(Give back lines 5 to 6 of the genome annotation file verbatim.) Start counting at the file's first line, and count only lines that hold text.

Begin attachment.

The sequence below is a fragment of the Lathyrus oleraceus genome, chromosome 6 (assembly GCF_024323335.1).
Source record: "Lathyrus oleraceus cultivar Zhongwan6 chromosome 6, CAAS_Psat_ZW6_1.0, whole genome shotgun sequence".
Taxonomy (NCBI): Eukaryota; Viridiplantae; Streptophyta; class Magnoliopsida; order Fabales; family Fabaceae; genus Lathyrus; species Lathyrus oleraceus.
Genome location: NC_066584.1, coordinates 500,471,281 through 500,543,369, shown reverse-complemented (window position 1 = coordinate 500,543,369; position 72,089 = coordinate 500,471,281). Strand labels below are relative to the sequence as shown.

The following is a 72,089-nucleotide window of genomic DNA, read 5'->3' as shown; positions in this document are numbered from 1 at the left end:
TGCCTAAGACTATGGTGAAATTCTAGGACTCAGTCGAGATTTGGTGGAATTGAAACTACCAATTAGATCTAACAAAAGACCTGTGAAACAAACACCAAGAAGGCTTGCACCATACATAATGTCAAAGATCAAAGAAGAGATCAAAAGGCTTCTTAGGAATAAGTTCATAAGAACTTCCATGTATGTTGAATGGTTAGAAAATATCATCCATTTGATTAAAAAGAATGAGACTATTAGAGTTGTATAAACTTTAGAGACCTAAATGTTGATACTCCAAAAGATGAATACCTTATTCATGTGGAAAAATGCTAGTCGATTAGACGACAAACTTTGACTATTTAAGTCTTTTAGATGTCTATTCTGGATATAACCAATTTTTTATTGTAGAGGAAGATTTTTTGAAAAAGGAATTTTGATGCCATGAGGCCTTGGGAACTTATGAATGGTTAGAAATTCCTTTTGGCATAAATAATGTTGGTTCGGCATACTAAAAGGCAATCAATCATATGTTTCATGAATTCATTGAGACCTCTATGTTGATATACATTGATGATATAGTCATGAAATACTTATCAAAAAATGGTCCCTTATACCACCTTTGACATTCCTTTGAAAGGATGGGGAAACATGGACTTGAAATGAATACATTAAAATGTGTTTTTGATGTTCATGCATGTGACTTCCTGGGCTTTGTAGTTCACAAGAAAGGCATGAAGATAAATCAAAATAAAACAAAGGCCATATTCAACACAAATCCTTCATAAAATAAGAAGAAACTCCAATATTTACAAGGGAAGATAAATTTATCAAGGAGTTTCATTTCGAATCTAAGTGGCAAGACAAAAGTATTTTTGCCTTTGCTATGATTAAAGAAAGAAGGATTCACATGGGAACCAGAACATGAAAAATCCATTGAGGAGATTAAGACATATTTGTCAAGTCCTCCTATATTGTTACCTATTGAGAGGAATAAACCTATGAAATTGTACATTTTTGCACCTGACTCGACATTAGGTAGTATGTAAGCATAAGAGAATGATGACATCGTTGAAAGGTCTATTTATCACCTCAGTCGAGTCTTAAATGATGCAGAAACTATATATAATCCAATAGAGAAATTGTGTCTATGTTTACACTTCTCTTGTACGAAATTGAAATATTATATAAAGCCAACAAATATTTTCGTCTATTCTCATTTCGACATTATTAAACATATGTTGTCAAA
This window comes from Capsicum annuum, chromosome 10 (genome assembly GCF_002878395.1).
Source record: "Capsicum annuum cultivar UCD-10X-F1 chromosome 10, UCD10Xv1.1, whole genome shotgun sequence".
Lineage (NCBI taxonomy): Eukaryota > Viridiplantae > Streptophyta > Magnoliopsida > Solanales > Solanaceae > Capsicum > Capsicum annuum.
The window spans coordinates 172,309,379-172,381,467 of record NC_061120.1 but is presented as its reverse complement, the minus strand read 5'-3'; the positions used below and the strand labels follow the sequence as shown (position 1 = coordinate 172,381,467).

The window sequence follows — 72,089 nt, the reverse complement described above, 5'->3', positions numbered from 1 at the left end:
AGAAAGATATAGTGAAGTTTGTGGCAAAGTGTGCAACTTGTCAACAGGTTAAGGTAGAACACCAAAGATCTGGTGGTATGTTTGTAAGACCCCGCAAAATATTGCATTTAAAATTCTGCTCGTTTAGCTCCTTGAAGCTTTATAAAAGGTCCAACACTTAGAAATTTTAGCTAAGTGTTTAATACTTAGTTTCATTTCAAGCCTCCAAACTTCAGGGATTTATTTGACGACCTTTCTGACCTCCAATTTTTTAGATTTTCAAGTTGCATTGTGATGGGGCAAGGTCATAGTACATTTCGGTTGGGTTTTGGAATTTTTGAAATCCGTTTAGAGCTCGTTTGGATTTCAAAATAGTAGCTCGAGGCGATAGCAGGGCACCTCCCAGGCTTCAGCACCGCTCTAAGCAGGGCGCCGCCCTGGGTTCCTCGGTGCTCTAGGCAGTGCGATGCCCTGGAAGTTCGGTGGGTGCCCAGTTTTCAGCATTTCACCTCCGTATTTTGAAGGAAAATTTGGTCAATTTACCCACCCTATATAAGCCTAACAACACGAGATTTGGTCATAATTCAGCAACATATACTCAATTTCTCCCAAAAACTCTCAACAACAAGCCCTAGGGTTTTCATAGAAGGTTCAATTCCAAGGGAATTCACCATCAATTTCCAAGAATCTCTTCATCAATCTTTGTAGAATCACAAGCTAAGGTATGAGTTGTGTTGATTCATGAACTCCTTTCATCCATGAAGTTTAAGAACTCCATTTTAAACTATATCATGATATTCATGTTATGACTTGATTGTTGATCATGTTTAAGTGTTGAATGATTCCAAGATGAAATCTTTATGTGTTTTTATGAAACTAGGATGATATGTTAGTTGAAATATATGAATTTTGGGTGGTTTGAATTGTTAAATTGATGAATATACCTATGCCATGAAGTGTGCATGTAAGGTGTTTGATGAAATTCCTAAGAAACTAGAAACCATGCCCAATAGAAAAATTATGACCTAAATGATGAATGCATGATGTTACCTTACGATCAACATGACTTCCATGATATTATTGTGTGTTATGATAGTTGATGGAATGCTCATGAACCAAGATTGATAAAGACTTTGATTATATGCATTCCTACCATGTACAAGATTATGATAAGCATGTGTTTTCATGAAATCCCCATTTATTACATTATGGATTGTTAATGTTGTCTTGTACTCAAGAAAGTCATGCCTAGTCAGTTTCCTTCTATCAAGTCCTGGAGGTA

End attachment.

The following is a 72,089-nucleotide window of genomic DNA, read 5'->3' as shown; positions in this document are numbered from 1 at the left end:
TGCCTAAGACTATGGTGAAATTCTAGGACTCAGTCGAGATTTGGTGGAATTGAAACTACCAATTAGATCTAACAAAAGACCTGTGAAACAAACACCAAGAAGGCTTGCACCATACATAATGTCAAAGATCAAAGAAGAGATCAAAAGGCTTCTTAGGAATAAGTTCATAAGAACTTCCATGTATGTTGAATGGTTAGAAAATATCATCCATTTGATTAAAAAGAATGAGACTATTAGAGTTGTATAAACTTTAGAGACCTAAATGTTGATACTCCAAAAGATGAATACCTTATTCATGTGGAAAAATGCTAGTCGATTAGACGACAAACTTTGACTATTTAAGTCTTTTAGATGTCTATTCTGGATATAACCAATTTTTTATTGTAGAGGAAGATTTTTTGAAAAAGGAATTTTGATGCCATGAGGCCTTGGGAACTTATGAATGGTTAGAAATTCCTTTTGGCATAAATAATGTTGGTTCGGCATACTAAAAGGCAATCAATCATATGTTTCATGAATTCATTGAGACCTCTATGTTGATATACATTGATGATATAGTCATGAAATACTTATCAAAAAATGGTCCCTTATACCACCTTTGACATTCCTTTGAAAGGATGGGGAAACATGGACTTGAAATGAATACATTAAAATGTGTTTTTGATGTTCATGCATGTGACTTCCTGGGCTTTGTAGTTCACAAGAAAGGCATGAAGATAAATCAAAATAAAACAAAGGCCATATTCAACACAAATCCTTCATAAAATAAGAAGAAACTCCAATATTTACAAGGGAAGATAAATTTATCAAGGAGTTTCATTTCGAATCTAAGTGGCAAGACAAAAGTATTTTTGCCTTTGCTATGATTAAAGAAAGAAGGATTCACATGGGAACCAGAACATGAAAAATCCATTGAGGAGATTAAGACATATTTGTCAAGTCCTCCTATATTGTTACCTATTGAGAGGAATAAACCTATGAAATTGTACATTTTTGCACCTGACTCGACATTAGGTAGTATGTAAGCATAAGAGAATGATGACATCGTTGAAAGGTCTATTTATCACCTCAGTCGAGTCTTAAATGATGCAGAAACTATATATAATCCAATAGAGAAATTGTGTCTATGTTTACACTTCTCTTGTACGAAATTGAAATATTATATAAAGCCAACAAATATTTTCGTCTATTCTCATTTCGACATTATTAAACATATGTTGTCAAA